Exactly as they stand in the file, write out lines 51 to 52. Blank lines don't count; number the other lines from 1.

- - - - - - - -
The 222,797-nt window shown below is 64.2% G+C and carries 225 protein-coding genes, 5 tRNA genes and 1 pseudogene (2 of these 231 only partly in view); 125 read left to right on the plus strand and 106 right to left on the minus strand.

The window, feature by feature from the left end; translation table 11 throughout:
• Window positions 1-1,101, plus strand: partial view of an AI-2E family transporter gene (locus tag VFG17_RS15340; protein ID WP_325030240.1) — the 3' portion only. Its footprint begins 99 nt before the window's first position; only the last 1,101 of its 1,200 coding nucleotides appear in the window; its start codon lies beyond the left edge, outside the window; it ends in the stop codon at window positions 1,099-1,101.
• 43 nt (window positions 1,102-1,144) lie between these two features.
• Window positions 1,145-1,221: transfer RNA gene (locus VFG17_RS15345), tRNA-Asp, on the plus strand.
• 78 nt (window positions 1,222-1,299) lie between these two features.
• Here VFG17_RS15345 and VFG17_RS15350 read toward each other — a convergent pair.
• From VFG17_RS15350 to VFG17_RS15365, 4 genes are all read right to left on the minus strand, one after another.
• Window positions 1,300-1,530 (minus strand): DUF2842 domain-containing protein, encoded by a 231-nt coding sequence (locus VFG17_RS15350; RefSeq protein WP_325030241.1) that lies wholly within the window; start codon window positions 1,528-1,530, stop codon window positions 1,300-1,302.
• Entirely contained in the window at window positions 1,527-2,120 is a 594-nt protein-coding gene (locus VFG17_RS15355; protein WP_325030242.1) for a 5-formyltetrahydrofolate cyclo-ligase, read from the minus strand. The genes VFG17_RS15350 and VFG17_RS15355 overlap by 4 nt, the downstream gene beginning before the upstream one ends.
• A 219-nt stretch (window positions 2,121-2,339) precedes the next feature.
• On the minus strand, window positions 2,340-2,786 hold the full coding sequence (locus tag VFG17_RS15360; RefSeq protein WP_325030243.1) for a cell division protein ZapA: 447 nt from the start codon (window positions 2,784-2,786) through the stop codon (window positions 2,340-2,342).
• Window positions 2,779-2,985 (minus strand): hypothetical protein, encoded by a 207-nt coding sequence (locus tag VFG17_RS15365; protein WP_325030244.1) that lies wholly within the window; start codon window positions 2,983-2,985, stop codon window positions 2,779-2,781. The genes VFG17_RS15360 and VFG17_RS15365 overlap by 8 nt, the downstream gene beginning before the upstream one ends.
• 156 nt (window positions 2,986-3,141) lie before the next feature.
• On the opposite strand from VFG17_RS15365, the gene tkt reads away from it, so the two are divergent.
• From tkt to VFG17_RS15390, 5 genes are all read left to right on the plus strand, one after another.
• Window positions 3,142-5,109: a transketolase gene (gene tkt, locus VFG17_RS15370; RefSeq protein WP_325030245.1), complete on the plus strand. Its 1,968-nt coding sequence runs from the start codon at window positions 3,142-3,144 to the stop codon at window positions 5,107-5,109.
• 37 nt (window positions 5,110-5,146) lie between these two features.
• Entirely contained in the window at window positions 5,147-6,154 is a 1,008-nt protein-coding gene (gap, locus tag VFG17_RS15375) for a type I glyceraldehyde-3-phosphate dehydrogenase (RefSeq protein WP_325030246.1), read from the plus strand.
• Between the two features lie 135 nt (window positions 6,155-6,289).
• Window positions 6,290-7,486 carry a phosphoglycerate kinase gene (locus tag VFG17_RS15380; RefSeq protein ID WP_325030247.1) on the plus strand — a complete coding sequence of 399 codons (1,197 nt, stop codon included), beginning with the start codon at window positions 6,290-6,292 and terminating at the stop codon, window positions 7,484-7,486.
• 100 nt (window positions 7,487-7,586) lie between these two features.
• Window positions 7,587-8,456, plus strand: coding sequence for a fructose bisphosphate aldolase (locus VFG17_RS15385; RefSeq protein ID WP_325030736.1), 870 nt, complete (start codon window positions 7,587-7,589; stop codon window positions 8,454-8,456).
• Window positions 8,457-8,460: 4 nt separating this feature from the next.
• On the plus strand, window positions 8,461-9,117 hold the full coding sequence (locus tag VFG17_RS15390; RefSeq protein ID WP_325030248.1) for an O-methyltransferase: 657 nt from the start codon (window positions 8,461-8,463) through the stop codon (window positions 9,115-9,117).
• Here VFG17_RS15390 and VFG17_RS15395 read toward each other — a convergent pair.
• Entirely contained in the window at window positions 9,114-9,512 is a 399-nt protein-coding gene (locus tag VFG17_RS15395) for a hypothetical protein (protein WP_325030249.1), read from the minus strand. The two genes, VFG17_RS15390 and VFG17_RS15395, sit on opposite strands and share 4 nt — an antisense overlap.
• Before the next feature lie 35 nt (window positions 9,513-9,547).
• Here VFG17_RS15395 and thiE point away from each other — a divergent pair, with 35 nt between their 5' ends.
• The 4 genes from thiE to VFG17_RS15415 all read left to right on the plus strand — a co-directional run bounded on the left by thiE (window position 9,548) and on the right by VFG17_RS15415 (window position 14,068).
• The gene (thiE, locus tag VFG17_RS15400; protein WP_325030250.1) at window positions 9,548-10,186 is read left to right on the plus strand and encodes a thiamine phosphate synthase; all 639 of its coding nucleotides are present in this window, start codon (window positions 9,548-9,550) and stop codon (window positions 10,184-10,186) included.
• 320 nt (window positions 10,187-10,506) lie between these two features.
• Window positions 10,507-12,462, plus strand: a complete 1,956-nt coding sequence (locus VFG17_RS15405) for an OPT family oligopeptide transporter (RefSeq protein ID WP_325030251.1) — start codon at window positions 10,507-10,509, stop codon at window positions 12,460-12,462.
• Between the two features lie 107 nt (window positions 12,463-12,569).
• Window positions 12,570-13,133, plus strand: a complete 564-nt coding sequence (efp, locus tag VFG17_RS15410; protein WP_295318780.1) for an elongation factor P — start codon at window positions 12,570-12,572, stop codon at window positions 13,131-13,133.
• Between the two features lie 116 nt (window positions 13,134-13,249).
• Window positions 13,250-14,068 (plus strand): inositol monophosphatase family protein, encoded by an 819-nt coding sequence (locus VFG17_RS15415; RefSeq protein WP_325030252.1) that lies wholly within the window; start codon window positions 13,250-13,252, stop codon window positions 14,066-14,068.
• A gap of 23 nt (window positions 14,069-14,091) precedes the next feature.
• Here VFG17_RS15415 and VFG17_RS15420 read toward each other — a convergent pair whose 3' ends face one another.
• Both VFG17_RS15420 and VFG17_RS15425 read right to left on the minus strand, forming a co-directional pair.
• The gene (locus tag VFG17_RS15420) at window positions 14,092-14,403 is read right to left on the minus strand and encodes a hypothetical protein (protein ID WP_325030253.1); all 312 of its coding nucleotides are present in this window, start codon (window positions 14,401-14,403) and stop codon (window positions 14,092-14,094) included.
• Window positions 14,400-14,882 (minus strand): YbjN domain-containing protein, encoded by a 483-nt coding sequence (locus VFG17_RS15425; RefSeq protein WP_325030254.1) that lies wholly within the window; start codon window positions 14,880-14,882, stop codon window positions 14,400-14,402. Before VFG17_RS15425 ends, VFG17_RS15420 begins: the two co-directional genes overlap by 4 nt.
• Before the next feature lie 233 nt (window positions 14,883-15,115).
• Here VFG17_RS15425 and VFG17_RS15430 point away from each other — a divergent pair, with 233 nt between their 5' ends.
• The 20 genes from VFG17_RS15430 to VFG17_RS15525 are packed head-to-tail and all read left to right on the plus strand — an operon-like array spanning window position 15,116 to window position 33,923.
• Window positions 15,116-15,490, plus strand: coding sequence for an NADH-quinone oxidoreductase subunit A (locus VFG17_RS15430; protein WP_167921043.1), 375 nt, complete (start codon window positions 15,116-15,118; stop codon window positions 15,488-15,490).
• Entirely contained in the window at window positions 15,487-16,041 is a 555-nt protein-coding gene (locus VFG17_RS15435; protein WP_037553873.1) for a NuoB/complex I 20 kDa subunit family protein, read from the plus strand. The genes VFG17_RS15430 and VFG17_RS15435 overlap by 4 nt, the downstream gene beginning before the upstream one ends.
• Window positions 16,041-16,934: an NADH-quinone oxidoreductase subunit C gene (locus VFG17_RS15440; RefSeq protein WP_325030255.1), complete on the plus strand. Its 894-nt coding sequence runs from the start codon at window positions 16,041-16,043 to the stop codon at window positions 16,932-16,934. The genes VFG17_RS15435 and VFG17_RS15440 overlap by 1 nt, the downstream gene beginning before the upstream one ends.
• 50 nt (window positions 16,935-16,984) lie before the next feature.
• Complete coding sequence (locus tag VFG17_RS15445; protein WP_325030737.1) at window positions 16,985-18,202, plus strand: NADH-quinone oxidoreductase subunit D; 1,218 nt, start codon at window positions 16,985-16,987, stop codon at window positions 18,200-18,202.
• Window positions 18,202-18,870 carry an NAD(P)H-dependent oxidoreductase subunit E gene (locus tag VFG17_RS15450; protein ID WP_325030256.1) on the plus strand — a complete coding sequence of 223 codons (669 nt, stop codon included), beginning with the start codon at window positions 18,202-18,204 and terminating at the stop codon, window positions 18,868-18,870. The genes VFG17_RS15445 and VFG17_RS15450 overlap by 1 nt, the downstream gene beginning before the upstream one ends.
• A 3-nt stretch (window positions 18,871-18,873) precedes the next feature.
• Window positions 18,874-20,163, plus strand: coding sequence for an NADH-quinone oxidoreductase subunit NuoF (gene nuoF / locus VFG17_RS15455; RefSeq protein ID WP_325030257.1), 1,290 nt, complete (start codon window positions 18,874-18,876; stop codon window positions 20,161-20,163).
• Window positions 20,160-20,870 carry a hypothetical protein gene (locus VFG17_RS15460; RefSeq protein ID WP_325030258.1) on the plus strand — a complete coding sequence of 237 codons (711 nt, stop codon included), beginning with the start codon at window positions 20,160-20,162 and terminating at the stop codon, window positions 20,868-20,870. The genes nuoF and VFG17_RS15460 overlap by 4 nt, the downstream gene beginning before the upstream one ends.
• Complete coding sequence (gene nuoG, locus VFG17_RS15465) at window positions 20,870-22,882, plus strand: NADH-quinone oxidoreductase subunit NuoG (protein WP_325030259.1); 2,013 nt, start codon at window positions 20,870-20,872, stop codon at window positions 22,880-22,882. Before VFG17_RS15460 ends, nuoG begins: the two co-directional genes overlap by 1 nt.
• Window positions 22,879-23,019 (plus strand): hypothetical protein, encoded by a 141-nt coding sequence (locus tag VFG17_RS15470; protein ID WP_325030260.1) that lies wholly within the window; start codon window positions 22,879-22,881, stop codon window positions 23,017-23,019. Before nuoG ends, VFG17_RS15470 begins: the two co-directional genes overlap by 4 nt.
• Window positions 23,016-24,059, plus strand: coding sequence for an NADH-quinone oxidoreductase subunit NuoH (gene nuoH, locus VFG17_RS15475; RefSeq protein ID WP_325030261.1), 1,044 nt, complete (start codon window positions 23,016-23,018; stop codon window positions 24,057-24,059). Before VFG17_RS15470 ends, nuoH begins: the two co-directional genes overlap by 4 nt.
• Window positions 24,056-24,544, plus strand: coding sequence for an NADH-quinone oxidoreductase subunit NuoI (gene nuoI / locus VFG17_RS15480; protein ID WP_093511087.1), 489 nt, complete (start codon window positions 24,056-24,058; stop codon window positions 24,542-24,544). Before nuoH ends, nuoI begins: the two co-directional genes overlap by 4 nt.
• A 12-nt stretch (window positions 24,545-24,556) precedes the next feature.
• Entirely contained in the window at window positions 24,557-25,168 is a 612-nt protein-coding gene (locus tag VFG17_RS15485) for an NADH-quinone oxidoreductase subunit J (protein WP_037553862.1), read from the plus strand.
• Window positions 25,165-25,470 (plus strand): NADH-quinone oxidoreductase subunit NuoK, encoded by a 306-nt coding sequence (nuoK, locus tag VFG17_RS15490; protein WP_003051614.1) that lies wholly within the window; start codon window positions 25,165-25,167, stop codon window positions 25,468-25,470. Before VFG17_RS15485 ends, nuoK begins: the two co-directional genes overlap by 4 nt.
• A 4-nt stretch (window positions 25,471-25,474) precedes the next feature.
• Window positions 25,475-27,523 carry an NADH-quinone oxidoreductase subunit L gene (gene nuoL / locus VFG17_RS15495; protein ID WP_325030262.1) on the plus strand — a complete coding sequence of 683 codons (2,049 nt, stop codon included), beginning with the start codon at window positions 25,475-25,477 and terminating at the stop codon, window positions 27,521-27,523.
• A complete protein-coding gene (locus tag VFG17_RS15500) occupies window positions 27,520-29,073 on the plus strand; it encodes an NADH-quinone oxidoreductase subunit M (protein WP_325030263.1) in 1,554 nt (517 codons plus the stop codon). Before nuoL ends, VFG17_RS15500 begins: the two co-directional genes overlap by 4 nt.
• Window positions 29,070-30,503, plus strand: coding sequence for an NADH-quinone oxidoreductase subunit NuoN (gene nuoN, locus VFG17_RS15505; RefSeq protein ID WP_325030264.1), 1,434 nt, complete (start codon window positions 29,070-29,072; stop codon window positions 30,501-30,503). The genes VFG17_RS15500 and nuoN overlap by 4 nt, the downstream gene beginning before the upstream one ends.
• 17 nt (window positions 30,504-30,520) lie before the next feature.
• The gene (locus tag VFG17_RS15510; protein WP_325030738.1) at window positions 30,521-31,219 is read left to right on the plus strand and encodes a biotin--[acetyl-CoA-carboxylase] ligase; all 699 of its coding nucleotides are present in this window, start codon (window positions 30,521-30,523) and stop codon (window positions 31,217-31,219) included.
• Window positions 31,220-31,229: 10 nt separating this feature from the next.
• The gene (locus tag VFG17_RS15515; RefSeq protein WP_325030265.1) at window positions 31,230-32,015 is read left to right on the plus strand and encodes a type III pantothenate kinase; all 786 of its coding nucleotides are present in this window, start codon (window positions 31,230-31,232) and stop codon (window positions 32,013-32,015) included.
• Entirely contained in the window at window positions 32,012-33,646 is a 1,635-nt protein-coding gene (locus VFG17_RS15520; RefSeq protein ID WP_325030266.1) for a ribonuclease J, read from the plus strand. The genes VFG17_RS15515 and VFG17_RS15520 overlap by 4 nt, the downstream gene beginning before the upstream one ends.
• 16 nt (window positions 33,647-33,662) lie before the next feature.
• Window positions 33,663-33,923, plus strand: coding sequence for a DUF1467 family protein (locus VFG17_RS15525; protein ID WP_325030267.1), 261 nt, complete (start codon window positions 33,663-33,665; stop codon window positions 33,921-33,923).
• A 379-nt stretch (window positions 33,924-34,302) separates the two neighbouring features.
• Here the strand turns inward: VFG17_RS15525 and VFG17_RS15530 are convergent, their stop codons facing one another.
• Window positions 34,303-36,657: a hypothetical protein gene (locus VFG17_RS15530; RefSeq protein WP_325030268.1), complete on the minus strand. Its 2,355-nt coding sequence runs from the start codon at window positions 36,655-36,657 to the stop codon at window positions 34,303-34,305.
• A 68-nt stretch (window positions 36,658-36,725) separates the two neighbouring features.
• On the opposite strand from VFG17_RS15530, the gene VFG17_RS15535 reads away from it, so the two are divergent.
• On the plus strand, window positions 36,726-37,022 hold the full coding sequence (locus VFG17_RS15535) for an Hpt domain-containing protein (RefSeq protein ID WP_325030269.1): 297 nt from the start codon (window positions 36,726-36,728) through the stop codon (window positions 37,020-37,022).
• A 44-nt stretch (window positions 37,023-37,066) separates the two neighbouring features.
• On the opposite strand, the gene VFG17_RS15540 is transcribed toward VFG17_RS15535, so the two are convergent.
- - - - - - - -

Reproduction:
• Window positions 18,202-18,870 carry an NAD(P)H-dependent oxidoreductase subunit E gene (locus tag VFG17_RS15450; protein ID WP_325030256.1) on the plus strand — a complete coding sequence of 223 codons (669 nt, stop codon included), beginning with the start codon at window positions 18,202-18,204 and terminating at the stop codon, window positions 18,868-18,870. The genes VFG17_RS15445 and VFG17_RS15450 overlap by 1 nt, the downstream gene beginning before the upstream one ends.
• A 3-nt stretch (window positions 18,871-18,873) precedes the next feature.